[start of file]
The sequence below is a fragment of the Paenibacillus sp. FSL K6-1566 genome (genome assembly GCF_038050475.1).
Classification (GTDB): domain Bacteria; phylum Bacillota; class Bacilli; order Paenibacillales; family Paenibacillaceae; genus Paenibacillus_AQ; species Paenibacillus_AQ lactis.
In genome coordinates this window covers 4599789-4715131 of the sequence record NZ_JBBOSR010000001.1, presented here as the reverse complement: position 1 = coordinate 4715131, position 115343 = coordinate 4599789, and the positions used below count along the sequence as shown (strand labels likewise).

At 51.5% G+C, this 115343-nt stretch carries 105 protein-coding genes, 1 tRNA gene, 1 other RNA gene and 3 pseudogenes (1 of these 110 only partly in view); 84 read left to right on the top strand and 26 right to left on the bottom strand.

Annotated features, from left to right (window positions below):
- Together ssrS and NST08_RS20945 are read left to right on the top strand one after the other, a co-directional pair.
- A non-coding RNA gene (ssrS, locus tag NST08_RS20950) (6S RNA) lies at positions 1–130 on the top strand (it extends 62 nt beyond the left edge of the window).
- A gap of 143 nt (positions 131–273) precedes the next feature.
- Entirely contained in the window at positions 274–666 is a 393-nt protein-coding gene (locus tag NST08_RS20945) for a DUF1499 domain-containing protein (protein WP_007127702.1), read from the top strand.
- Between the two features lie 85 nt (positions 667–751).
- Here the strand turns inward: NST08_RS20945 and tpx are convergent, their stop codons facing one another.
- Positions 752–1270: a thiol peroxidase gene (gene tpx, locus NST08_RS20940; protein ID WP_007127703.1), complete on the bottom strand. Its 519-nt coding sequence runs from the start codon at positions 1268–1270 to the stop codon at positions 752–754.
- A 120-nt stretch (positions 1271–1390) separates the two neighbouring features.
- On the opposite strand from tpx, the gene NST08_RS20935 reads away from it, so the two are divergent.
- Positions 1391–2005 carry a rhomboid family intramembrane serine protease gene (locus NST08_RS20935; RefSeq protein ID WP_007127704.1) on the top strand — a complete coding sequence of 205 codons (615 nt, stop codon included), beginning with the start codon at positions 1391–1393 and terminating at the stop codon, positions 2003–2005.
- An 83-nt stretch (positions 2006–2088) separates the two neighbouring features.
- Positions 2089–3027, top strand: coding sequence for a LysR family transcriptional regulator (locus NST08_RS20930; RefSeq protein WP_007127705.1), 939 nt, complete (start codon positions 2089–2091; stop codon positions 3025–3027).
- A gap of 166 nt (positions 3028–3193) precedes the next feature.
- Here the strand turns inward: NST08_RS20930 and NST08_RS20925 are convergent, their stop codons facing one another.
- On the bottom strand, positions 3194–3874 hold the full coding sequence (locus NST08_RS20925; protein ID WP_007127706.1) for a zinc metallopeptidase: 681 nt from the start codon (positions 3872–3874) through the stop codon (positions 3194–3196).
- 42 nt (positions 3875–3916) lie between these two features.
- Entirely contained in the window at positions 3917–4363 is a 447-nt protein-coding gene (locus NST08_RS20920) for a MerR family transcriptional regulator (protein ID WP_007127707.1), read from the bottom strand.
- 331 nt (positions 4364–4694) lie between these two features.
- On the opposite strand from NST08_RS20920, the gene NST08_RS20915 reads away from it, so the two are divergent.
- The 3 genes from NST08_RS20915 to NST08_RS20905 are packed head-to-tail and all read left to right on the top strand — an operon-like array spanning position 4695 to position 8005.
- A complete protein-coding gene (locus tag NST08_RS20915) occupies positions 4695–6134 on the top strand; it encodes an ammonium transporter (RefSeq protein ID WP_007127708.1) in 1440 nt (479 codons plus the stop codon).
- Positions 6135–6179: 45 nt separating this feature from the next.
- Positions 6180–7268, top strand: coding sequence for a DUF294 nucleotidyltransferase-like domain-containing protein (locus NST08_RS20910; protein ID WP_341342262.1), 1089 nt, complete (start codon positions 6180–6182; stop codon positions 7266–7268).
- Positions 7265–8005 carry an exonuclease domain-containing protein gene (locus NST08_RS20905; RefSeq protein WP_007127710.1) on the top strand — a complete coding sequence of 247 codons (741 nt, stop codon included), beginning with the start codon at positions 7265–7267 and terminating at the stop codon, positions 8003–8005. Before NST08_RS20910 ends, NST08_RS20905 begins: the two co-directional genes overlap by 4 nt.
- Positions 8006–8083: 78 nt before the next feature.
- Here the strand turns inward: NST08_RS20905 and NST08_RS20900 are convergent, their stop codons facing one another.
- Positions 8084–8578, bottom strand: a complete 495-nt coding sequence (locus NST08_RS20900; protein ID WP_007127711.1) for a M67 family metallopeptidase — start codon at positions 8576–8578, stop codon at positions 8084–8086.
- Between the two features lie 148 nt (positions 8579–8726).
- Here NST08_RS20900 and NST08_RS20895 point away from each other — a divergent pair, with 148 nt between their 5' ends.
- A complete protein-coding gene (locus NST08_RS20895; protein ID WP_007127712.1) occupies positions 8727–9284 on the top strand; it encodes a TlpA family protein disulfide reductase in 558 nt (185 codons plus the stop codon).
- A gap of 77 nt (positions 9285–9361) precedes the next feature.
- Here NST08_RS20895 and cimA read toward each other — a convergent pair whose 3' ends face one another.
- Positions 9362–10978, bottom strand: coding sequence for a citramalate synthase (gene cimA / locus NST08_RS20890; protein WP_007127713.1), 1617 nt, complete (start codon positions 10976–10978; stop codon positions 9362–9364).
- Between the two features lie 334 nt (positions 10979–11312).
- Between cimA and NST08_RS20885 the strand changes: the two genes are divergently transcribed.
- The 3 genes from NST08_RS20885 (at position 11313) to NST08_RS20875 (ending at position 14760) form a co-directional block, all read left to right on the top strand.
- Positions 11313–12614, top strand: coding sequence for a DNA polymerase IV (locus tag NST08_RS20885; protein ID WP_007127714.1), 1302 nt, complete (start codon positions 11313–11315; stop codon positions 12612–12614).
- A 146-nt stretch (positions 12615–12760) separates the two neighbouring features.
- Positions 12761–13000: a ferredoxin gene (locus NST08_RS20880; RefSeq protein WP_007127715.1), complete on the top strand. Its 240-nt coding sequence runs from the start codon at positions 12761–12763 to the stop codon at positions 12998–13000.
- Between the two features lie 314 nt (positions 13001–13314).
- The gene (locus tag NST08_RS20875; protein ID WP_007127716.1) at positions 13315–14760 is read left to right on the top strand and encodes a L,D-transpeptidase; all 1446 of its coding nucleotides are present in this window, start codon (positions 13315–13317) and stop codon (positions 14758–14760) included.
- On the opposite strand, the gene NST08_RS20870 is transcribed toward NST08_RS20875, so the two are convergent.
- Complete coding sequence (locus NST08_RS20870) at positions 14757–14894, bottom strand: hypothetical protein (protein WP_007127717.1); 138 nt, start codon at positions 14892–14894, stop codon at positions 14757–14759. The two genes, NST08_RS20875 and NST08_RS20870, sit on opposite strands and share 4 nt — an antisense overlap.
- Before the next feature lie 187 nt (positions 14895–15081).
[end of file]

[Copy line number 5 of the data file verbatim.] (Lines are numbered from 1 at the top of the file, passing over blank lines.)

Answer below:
Annotated features, from left to right (window positions below):